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I recently built a very simple test environment with oepnSuSE.

As I tried to configure a shared directory, wihtout using ACLs, but with SetGID on that directory instead for some reason, I noticed that the default umask for every user is set to 022 (i.e. 755 on directories & 644 on files).

This is done in /etc/login.defs.

I am used to a umask 002 (i.e. 775 directories / 664 files) for normal users and 022 for the root-user instead.

Shall I change the umask value for useradd in the above mentioned file, if I want to set it as default for all future useradds and how can I change the umask for all existing users on my system (except the root account, of course)?

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3 Answers

up vote 3 down vote accepted

Answering the question in your subject: OpenSuSE uses the traditional Unix umask setting, instead of the Debian-inspired one adopted by some other Linux distributions.

Editing /etc/login.defs should be sufficient to change it; this will not affect users currently logged in, nor is there any way for you to force such a change to programs that are currently running. It will also not affect users who have overridden it in their ~/.profile (or .bash_profile, .login, etc. as per their shell).

useradd is not involved with this; it is a per-process setting and the default is set during login (hence login.defs and not /etc/default/useradd).

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but what is the /etc/defualt/useradd-file used for at all in openSuSE-systems if the /etc/login.defs-file is used anyway? –  Master of Celebration Apr 24 '12 at 8:58
    
It is used for per-account settings. umask is not a per-account setting. –  geekosaur Apr 24 '12 at 9:08
    
but umask is still configured in /etc/default/useradd by openSuSE default configuration! I have no idea why it is, because I didn't do that.. –  Master of Celebration Apr 24 '12 at 9:11
2  
I don't know why either. Some settings of that variety exist but don't actually get used, with notes in manpages saying "we'd like this to work someday but it currently doesn't do anything"; in this particular case it makes no sense because on Linux if it were to work at all it would be part of the PAM configuration. –  geekosaur Apr 24 '12 at 9:22
    
By the way, do you know anything about this "different umask for root user"-thing I mentioned in my question? Is setting a different umask in the /root/.login-file the only way to do that? Or is there a special setting inside the /etc/login.defs-file for root-accounts? –  Master of Celebration Apr 24 '12 at 9:40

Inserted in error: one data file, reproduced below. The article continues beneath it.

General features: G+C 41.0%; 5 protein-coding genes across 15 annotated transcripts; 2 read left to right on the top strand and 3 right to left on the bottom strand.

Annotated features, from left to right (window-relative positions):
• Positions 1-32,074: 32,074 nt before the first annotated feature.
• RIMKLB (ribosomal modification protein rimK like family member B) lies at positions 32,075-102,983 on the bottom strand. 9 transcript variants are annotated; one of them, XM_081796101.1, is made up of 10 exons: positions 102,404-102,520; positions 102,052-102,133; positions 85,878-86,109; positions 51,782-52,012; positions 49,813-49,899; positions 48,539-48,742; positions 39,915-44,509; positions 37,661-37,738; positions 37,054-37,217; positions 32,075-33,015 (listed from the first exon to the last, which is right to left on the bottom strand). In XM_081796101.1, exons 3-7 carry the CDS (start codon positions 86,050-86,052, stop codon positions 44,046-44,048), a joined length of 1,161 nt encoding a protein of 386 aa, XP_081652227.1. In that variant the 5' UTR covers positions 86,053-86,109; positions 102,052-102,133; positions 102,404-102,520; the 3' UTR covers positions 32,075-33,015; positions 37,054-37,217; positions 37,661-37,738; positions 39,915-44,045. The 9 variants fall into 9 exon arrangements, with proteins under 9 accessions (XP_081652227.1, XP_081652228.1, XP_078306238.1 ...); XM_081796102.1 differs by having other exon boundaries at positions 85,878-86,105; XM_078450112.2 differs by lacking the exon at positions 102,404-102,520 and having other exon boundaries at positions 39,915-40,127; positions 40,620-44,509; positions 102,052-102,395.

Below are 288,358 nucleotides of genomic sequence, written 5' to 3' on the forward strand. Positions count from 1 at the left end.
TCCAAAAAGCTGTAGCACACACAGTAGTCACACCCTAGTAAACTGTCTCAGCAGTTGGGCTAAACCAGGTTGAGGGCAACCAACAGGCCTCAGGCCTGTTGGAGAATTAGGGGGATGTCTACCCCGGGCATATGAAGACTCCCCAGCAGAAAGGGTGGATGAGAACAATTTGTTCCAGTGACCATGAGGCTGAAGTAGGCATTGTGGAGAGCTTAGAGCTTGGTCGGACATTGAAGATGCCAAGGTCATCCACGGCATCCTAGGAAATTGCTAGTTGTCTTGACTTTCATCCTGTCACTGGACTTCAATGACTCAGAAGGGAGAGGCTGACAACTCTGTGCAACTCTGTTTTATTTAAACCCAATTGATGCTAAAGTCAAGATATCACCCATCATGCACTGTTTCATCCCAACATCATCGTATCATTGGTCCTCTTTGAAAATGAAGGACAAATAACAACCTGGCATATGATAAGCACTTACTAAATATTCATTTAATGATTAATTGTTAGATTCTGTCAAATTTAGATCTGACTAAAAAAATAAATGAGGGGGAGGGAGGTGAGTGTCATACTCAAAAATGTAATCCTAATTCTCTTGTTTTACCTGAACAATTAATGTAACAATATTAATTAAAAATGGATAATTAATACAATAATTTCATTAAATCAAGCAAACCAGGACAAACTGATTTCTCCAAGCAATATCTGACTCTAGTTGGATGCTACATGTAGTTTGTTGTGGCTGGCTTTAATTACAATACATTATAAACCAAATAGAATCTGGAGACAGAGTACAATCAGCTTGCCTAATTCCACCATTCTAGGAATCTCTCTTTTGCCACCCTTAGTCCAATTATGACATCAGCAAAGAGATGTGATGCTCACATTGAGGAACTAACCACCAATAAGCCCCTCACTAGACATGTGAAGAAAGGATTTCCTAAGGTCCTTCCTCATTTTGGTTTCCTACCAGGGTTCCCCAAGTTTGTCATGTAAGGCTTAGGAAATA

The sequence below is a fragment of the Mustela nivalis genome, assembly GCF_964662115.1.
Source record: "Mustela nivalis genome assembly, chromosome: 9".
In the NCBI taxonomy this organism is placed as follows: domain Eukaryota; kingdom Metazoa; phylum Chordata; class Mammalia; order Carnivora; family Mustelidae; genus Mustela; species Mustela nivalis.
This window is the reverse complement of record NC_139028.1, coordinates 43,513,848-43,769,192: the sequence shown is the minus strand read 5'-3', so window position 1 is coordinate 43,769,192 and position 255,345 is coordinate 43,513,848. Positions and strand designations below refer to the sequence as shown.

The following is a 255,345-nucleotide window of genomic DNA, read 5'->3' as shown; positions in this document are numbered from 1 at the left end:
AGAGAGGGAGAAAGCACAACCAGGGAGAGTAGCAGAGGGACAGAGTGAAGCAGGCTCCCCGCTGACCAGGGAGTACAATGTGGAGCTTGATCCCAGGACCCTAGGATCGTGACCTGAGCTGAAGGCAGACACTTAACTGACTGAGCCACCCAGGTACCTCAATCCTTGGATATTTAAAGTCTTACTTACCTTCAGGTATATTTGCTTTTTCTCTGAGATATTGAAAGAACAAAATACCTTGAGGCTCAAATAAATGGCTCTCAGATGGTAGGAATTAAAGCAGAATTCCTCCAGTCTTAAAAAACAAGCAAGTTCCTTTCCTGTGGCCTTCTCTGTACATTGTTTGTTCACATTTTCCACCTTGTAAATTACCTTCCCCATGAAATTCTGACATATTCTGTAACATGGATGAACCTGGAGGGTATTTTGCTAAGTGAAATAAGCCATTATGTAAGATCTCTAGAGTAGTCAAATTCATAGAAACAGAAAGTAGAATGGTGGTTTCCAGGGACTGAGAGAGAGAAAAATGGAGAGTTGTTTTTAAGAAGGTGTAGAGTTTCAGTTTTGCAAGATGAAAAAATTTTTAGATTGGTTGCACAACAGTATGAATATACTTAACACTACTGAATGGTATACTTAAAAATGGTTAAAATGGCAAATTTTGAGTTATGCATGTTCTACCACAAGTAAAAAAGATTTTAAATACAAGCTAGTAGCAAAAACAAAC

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One difference between e.g. RHEL and (open)SuSE is that RHEL follows the User Private Group scheme in which the primary group of each user is a private group with the same name as the username.

(open)SuSE sets the private group of all users to "users" if I'm not mistaken.

Naturally a umask that allows members of a user's group to read all files is not secure if other users are a member of that group. This is why the default umask is different between (open)SuSE and RHEL and others.

So be sure to check the security implications before changing only the system wide umask!

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Most unix systems have a 002 umask, i.e. only the user can write files by default.

Having a 022 umask can be useful on systems where each user is in their own primary groups. However, this umask is fraught with dangers. It leads to a lot of support problems with .ssh directories that are group-writable and hence ignored by the SSH daemon. It leads to private files being leaked because they ended up belonging to a shared group. A lot of files end up belonging to the wrong group, so having them group-writable by default isn't such a good idea.

Umask and setgid directories were a bit of a hack in the days when this was the only way to facilitate sharing files between users. Nowadays, ACLs can do a far better job:

  • Permission bits are associated to a particular group (instead of having separate settings for a set of group permissions and a choice of one group that these permissions apply to).
  • The permissions of files don't need to depend on a user setting which users may override, they only depend on the permissions on the directory.
  • Files can have permissions set for more than one group.
  • Files can be shared between users who do not form a group.

Umask is obsolete, use ACLs.

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thank's for reminding me on that fact :-) –  Master of Celebration Apr 25 '12 at 8:48
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